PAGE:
November 21, 2006

i need ooh la la la la

First off, thanks Benq. I was stranded, and Benq saved the day. I will bring you extra wine, or something for your efforts. There is plenty of good karma headed your way, my friend.

Okay, back to the trip. We could not have gotten better weather. It was gorgeous. During the day we were good in our t-shirts, at night our lightweight jackets were plenty. Sunday, I woke up in the morning. Apparently the french cold drugs were safe after all. G picked us up a couple of croissants (which, in their native land, have none of the fat or calories that American ones do. For reals.) We got ready and decide to head for our favorite attraction in any city...
...the cemetary. In this case, not just any cemetary, but the cemetary. Pere laChaise. We'd been before, but this thing is yuge. Charles de Galle yuge. Last time, we didn't have a map, and by pure dumb luck, stumbled upon all the cool graves. This time, we entered the same way (it's the entrance by the metro stop), saw the graves we started with before, and decided to head in a different direction, map in hand. We did most of the outer loop, including a peek in the crematorium. Also yuge. The place was as breathtaking as we'd remembered. Some of the graves are just amazing. I kept giving G insttructions for what kind of marker I wanted. I want one of the little house/chapel-y things. With a stained glass window. And a bust of me. With two cat sculptures guarding the door. And a surrogate mourner looking over the whole thing.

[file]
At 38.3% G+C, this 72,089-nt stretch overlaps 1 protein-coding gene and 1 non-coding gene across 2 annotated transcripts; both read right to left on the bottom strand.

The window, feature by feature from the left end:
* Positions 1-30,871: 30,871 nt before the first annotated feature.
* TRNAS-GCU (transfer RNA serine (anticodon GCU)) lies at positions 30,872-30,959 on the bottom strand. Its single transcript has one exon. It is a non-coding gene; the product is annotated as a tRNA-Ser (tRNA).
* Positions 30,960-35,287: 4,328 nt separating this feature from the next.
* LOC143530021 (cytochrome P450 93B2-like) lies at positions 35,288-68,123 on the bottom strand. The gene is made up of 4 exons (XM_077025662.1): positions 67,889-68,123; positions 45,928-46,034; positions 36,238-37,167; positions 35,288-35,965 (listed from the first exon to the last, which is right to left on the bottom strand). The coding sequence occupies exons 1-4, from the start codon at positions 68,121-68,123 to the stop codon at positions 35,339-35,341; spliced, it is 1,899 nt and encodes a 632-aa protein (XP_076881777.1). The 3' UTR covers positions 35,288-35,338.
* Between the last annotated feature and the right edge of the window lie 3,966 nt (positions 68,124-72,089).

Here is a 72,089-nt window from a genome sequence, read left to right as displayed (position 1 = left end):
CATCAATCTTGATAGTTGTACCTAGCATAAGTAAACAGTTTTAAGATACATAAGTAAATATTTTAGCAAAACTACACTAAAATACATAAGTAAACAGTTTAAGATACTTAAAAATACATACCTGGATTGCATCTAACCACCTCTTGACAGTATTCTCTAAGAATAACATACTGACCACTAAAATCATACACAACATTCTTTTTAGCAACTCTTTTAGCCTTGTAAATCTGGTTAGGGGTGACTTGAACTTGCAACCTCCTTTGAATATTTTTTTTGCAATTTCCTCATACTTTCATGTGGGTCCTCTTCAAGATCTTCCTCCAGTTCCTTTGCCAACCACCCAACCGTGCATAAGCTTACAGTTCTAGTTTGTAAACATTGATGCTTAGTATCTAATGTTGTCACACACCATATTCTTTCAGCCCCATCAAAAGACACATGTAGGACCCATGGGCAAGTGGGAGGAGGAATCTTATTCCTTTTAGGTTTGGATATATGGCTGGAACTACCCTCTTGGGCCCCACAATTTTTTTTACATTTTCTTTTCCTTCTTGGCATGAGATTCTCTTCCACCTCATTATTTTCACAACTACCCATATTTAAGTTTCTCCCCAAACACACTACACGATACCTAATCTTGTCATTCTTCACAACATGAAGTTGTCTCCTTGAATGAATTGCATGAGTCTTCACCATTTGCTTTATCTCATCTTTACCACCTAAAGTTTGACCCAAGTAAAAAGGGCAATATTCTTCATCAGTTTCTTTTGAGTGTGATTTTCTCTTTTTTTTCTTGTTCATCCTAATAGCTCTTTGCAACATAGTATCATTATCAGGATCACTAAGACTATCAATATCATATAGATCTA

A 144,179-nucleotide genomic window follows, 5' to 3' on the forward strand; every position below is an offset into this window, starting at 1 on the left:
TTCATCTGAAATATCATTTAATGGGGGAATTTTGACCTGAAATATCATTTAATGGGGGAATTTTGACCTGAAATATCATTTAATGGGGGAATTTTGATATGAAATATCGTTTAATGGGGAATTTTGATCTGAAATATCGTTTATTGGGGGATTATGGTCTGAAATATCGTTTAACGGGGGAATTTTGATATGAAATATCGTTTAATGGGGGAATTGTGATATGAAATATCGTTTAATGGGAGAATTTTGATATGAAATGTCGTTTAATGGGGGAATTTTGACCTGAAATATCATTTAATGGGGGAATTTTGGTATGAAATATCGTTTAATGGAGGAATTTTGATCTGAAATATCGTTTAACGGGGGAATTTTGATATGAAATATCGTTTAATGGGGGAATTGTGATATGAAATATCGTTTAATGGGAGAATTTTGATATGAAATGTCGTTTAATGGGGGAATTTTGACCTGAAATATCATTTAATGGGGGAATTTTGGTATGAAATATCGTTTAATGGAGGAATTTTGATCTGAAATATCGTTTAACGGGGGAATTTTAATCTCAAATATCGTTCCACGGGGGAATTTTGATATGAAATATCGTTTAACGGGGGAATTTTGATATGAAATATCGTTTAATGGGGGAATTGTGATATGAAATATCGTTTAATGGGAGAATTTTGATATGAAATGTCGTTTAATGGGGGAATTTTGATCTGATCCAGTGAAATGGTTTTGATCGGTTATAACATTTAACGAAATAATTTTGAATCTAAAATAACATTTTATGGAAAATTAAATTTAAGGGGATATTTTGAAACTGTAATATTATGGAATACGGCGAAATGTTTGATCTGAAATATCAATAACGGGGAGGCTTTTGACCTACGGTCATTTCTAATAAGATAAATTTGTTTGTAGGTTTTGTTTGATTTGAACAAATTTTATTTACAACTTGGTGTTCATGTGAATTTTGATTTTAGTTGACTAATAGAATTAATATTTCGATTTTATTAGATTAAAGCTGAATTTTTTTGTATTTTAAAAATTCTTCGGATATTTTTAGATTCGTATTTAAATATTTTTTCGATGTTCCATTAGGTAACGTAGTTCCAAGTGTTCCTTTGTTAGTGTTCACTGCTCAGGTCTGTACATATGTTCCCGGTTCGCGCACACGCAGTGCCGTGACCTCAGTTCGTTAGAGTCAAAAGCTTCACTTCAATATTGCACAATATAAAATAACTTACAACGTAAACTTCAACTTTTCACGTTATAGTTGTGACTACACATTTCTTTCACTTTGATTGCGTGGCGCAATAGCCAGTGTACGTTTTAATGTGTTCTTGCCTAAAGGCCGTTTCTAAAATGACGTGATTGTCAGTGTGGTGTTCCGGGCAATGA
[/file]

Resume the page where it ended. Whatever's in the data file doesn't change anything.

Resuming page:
You know, something tasteful. Like me.

We spent a couple of hours there, managing to head for our entrance before closing. The last time we were there, we were totally lost, and it was getting dark, and we started to worry we would be locked there overnight. We ran into someone who started to ask us something in French, and we told him we didn't speak much French. He then was very relieved that we spoke English, and the three of us finally found an exit, manned by police about to close the gate. We missed Oscar Wilde, but that just means we have to go back, right?